Point of Uncertainty About the Fourth Commandment


Hello everyone again.

May I ask at what stage people think it becomes a grave matter not to honour your father and mother? And what dishonouring them may be?

I broke a strict rule they laid down to help limit my scrupulosity, and although they said that they did not consider breaking it sinful after I had done it, I feel like it was quite a act of betrayal.

More worryingly, I think, that night I became enormously distressed with various problems, having negligently disobeyed my father over another piece of guidance (I forgot to carry it out/ran out of time, but did not intend to disobey him - I could have been more careful). This distress kept my parents up and worried them enormously.

Acting like this was deeply unfair, and more so considering that my mum was taking me on holiday for a couple of days the next day, hence the need for sleep.

The evening prayer which followed this incident was very helpful, and I feel like much of my scupulosity is now in remission; the next day I had a much clearer view of God’s love, and the stupidity of many of my fears. But I am concerned that this act of disobedience, and perhaps disrespect, could have been a mortal sin.

Many thanks for your patience.


Your parents said you didn’t sin against them, so I think you’re fine. I’ll say a prayer for you tonight.

God Bless:)


Scrupulosity is a terrible affliction. You know how much your parents love you. How much more does your Father in Heaven love you. I know rationality is little defense against scruples, but always be open to His love as your first protection. Enjoy the holiday. No mortal sin rest assured. As was wisely pointed out previously, your parents found no fault.Love yourself just a bit, you deserve it.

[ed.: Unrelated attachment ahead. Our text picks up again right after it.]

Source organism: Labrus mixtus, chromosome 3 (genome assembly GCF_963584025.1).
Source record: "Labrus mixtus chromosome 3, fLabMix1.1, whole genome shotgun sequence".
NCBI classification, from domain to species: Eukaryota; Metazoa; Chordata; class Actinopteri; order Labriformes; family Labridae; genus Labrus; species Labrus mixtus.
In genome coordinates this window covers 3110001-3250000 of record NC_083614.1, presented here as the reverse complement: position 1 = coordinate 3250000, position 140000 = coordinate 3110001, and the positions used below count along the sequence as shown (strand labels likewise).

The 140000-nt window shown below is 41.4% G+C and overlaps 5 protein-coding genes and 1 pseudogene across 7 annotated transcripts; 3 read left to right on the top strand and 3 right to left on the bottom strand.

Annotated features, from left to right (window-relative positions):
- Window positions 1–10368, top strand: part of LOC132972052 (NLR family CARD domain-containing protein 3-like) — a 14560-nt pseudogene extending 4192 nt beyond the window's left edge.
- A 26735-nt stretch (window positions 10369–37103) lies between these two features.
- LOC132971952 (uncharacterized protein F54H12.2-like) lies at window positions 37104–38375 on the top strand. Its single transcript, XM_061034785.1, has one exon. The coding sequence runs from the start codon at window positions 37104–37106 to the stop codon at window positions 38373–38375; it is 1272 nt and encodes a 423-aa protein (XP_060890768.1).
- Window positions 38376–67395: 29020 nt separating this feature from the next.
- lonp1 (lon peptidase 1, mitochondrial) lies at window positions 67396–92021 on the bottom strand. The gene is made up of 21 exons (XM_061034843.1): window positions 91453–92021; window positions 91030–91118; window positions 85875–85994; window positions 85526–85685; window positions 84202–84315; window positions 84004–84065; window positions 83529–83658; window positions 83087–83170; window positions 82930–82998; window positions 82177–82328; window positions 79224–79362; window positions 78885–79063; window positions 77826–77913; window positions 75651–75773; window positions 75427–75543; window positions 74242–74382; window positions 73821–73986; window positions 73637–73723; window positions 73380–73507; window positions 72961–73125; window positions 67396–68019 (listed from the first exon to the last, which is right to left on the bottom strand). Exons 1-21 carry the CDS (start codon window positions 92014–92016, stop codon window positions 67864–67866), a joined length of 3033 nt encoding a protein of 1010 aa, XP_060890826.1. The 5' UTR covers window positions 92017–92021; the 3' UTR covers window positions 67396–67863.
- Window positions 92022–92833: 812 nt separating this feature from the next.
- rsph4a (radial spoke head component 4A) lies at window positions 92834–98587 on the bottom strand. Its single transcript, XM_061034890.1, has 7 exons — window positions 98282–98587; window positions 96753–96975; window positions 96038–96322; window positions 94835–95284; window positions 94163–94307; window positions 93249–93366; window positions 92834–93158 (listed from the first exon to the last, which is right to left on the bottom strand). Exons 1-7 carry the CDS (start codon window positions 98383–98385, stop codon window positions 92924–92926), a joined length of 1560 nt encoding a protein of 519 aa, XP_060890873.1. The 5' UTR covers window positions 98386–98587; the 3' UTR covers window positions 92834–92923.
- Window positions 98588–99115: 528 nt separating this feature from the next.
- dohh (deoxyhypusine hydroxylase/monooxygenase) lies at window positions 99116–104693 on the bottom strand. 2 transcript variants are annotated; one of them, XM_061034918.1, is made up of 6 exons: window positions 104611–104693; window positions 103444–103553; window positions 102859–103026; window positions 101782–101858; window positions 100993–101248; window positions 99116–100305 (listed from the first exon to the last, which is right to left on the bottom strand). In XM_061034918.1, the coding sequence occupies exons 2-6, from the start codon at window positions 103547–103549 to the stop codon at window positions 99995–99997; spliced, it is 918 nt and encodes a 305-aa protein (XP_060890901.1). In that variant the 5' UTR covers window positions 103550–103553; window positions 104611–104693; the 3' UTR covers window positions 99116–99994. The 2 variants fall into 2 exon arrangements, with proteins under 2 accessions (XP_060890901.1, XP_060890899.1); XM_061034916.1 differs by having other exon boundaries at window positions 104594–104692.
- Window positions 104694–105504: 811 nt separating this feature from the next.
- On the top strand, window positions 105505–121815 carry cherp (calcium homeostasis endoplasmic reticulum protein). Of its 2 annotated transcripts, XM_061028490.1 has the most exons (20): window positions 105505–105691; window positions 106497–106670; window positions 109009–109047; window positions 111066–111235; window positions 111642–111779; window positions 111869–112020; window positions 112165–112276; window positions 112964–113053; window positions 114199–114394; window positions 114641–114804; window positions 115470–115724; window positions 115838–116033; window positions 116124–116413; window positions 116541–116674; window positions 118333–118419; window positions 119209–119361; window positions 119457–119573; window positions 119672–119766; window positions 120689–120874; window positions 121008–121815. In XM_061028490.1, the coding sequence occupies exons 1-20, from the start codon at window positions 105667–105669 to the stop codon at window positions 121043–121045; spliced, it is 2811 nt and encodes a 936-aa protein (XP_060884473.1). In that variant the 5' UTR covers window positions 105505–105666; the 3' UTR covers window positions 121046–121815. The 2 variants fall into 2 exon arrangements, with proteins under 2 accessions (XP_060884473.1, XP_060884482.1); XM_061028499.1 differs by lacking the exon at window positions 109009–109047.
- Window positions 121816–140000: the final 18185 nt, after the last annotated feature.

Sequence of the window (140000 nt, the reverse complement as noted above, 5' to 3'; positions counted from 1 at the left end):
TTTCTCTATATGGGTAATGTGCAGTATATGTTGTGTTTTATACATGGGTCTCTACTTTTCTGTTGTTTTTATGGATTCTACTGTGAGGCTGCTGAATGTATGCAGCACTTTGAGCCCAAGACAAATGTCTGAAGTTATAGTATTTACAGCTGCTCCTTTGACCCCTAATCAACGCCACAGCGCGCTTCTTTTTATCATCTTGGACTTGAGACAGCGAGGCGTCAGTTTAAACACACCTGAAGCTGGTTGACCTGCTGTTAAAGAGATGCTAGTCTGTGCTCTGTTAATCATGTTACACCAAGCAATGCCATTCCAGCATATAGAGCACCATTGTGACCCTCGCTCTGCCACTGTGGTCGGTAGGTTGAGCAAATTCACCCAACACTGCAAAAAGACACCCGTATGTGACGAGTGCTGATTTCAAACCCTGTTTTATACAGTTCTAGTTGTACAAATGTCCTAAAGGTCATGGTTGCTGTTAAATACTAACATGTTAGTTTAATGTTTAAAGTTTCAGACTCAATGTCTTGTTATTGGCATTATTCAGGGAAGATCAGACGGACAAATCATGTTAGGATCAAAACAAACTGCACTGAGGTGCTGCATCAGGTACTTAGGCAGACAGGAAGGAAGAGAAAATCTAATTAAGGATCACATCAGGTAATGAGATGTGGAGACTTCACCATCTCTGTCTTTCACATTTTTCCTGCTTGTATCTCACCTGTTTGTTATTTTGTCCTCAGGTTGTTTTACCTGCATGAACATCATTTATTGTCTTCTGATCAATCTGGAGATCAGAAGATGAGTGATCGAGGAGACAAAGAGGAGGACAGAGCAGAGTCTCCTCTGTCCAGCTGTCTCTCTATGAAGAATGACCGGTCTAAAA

You need to discuss matters of conscience with your priest or spiritual director.

Peace be with you.


Yes, you shouldn’t be so disturbed over trifles. At most some may be venial sins. Nothing
is a sin if the act or thought is something committed without sufficient reflection. And nothing is a mortal sin unless serious matter is involved. It may be difficult to determine serious matter in this regard, so you should always resolve to obey your parents, if the command is justified. Your parents cannot ask you to violate God’s law. And they should not be placing huge demands on you, considering your delicate state. And they can never determine the state of your conscience, only you know that.

But nothing you have said sounds like serious matter to me.



I echo this and add that venting about these concerns online will have the dual effect of further disquieting your conscience and flooding you with a variety of opinions, in some cases contradictory.



Thank you all very much. That is enormously helpful. I will be speaking to my confessor next week, when I return to university.

If you ever do get the chance, visit Amiens cathedral. It is spectacular (Chartres and Beauvais are also great).

God bless you all!

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